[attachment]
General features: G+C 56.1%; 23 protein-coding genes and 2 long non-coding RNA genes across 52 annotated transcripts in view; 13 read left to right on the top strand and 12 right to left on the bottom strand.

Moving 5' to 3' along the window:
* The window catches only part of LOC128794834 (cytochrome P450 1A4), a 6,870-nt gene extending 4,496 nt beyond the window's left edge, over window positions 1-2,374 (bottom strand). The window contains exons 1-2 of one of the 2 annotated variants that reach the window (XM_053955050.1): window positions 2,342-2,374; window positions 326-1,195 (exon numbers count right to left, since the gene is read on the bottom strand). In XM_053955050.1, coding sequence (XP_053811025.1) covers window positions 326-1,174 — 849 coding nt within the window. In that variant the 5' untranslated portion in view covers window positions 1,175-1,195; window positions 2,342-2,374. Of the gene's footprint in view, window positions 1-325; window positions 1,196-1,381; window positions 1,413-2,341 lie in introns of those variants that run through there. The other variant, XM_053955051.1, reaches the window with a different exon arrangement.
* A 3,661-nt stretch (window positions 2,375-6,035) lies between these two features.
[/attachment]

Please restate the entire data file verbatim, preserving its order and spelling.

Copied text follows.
General features: G+C 56.1%; 23 protein-coding genes and 2 long non-coding RNA genes across 52 annotated transcripts in view; 13 read left to right on the top strand and 12 right to left on the bottom strand.

Moving 5' to 3' along the window:
* The window catches only part of LOC128794834 (cytochrome P450 1A4), a 6,870-nt gene extending 4,496 nt beyond the window's left edge, over window positions 1-2,374 (bottom strand). The window contains exons 1-2 of one of the 2 annotated variants that reach the window (XM_053955050.1): window positions 2,342-2,374; window positions 326-1,195 (exon numbers count right to left, since the gene is read on the bottom strand). In XM_053955050.1, coding sequence (XP_053811025.1) covers window positions 326-1,174 — 849 coding nt within the window. In that variant the 5' untranslated portion in view covers window positions 1,175-1,195; window positions 2,342-2,374. Of the gene's footprint in view, window positions 1-325; window positions 1,196-1,381; window positions 1,413-2,341 lie in introns of those variants that run through there. The other variant, XM_053955051.1, reaches the window with a different exon arrangement.
* A 3,661-nt stretch (window positions 2,375-6,035) lies between these two features.